The award’s parameters reflect the interests and achievements of its namesake, the late Warren DeLano, PhD ’99, who earned his doctorate in biophysics at UCSF, advised by Shoichet’s department colleague, James Wells, PhD. Among other projects, DeLano created PyMOL, a widely adopted open source computer program that, per ASBMB, “made the molecular visualization of complex biomolecular systems available to the average biologist.”
Shoichet’s work: from DOCK to SEA
Shoichet’s award-winning computational biology work began with his doctoral work under School emeritus faculty member Tack Kuntz, PhD, in the 1980s. The Kuntz Lab pioneered computational drug discovery via molecular docking and developed DOCK, the first widely used program.
In docking, a computer program virtually screens the 3D structures and other attributes of small molecules and ranks the strength with which they bind to key sites on protein molecules. The ultimate goal is to use such binders (ligands) to therapeutically alter the target molecule’s behavior, such as inhibiting the activity of an enzyme required by a virus or of a protein gone awry in cancers, autoimmune, or neurodegenerative diseases.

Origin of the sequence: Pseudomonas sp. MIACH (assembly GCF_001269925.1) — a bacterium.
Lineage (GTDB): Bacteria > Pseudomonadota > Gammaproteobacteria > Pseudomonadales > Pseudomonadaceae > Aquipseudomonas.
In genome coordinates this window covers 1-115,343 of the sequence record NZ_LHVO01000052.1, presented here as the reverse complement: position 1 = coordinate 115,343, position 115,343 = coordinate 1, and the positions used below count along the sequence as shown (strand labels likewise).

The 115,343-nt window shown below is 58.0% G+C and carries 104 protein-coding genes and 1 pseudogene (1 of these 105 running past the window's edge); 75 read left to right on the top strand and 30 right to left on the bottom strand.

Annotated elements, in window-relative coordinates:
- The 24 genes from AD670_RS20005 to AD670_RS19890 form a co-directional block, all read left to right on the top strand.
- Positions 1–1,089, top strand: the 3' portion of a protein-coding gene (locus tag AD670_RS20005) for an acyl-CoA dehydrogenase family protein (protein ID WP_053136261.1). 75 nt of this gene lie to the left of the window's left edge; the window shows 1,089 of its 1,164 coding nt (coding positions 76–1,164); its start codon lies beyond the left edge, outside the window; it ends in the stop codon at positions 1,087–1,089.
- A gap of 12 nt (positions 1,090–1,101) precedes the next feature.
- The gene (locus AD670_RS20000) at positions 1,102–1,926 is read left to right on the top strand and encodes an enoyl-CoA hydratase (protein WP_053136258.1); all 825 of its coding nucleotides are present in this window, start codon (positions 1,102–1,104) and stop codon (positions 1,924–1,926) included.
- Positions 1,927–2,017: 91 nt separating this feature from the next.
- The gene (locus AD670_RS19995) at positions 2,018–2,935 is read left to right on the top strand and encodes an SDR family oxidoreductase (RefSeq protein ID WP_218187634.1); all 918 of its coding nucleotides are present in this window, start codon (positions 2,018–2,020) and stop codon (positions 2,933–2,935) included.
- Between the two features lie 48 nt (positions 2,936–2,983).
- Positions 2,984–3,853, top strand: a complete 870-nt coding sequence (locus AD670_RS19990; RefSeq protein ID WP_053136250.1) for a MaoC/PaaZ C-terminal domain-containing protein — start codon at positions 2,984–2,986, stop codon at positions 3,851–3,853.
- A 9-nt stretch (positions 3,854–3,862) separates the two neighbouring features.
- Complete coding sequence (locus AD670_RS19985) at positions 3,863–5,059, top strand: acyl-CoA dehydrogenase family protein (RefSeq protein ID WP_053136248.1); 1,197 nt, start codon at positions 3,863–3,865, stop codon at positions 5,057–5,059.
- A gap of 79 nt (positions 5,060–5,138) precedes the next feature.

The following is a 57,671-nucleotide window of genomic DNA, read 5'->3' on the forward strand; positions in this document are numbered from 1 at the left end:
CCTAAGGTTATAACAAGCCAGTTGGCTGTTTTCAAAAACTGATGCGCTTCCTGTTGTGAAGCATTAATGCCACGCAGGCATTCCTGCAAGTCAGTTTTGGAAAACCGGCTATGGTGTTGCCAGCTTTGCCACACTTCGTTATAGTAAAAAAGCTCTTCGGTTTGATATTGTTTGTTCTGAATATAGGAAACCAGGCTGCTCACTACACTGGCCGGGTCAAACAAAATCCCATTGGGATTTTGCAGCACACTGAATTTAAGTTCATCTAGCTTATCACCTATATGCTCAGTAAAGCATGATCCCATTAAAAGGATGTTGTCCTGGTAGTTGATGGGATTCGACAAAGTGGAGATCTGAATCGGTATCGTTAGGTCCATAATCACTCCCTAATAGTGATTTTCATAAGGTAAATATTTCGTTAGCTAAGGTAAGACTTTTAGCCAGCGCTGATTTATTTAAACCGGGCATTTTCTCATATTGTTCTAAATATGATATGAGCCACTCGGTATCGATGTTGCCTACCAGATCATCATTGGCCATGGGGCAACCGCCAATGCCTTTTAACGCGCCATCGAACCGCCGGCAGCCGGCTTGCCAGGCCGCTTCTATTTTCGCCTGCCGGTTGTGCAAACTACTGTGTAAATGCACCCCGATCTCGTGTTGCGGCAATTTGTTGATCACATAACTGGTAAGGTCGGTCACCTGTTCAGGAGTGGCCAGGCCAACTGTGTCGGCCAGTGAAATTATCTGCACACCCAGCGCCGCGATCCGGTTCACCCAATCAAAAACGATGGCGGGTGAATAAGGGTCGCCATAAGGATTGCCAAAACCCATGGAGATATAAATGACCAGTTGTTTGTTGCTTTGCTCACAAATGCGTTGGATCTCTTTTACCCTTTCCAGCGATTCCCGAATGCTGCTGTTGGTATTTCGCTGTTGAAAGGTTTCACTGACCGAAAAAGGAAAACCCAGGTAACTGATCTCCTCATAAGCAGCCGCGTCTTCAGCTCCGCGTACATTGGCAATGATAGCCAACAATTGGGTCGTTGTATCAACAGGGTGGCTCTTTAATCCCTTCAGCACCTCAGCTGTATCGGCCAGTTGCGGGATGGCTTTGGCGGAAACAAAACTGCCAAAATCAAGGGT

Over the ensuing decades and 14 versions, “Brian has systematically and actively advanced DOCK in many important directions, [ensuring that] it and its derivatives remain a critical universal computational tool used across the spectrum of drug discovery,” wrote Ken Dill, PhD, in supporting Shoichet’s award nomination. Dill is a former School faculty member and now a faculty member and director of the Laufer Center for Physical and Quantitative Biology at Stony Brook University.